"We're going to pick the times when the vice president has crossed the line" to engage, a Bradley adviser said. "But for Bill Bradley, this election is about articulating the purpose of being president--what you get done as opposed to listing a huge number of issues, a laundry list."

Bradley tried to find that balance toward the end of the debate on Wednesday night when he accused Gore of living in a "Washington bunker." He charged that political survival of the Clinton-Gore administration had taken precedence over tackling big problems. "But the reality is, the Democratic Party shouldn't be in the Washington bunker with you," Bradley said. "The Democratic Party should be thinking big things with big ambitions."

Whether Bradley can seize enough of the Democratic heart and soul with that kind of appeal to defeat the vice president is the test of the next few weeks. At this point neither campaign sounds overly confident. "The truth is, it's a tough battle for both of us," a Gore adviser said.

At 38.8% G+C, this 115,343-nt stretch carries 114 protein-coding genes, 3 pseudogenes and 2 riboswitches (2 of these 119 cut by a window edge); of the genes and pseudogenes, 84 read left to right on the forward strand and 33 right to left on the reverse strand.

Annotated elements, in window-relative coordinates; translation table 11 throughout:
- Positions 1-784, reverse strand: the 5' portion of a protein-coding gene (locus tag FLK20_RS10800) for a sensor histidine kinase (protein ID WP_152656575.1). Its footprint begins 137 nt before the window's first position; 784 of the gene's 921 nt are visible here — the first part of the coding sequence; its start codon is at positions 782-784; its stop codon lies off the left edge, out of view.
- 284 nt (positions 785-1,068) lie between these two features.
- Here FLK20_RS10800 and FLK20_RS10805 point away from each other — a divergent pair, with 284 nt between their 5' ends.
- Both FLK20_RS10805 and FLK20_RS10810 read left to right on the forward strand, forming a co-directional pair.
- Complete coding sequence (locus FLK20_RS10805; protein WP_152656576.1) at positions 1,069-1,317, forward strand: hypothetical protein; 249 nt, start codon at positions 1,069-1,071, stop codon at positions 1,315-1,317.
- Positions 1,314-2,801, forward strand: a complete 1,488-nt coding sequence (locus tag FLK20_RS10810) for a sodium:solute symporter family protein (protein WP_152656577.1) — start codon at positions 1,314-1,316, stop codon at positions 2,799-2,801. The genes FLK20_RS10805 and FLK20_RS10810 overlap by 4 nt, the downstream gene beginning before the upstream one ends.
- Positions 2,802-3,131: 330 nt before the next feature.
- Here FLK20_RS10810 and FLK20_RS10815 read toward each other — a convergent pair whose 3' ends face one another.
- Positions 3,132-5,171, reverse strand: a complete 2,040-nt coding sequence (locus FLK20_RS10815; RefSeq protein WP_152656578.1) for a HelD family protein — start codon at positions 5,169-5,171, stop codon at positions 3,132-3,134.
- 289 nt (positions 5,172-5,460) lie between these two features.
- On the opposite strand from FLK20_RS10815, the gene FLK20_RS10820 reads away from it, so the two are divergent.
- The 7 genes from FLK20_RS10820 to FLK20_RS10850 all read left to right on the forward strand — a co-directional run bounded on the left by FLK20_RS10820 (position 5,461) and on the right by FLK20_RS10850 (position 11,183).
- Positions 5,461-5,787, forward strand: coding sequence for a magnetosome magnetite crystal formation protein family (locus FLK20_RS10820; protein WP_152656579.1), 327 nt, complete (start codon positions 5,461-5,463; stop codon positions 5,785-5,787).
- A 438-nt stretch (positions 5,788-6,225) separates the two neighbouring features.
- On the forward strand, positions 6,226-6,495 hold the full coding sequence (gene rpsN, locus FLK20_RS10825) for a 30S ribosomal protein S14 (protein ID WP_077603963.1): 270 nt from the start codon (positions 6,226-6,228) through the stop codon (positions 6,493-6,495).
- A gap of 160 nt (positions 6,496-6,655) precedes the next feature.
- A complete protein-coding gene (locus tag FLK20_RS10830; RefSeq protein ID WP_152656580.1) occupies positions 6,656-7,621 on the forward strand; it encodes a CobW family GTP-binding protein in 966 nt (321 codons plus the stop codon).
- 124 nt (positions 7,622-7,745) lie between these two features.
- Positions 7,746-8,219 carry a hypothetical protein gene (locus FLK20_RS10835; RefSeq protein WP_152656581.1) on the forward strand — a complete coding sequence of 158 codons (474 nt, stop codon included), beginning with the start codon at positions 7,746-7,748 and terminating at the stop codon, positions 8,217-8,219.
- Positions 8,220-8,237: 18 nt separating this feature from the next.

Bush's effort to appeal to the right was equally clear. After an autumn devoted to his version of political triangulation--pushing off against his party in Congress to demonstrate that he is a different kind of Republican--he hit the trail last week determined to prove that he is the true conservative.

On tax cuts and campaign finance reform, he sought to link McCain with the Democrats, hoping that voters in the GOP primaries will think twice about choosing McCain. The only people who have criticized his tax cut plan as too big and too tilted to the rich, Bush said, were McCain and Gore. McCain's campaign finance reform would help Democrats and "hurt Republicans and hurt the conservative cause."

Like Gore, Bush found his nomination suddenly in competition with a candidacy based as much on character as on ideas. Like Gore, Bush has responded by redoubling efforts to shield himself with issues important to the GOP base.

In a New Hampshire debate on Thursday night, he took the state's infamous anti-tax pledge a step further than ever, declaring not only that he would not raise taxes but also that he would bring about "tax cuts, so help me God." But rival Steve Forbes says in a new ad that Bush shouldn't be trusted because he broke an earlier pledge in Texas.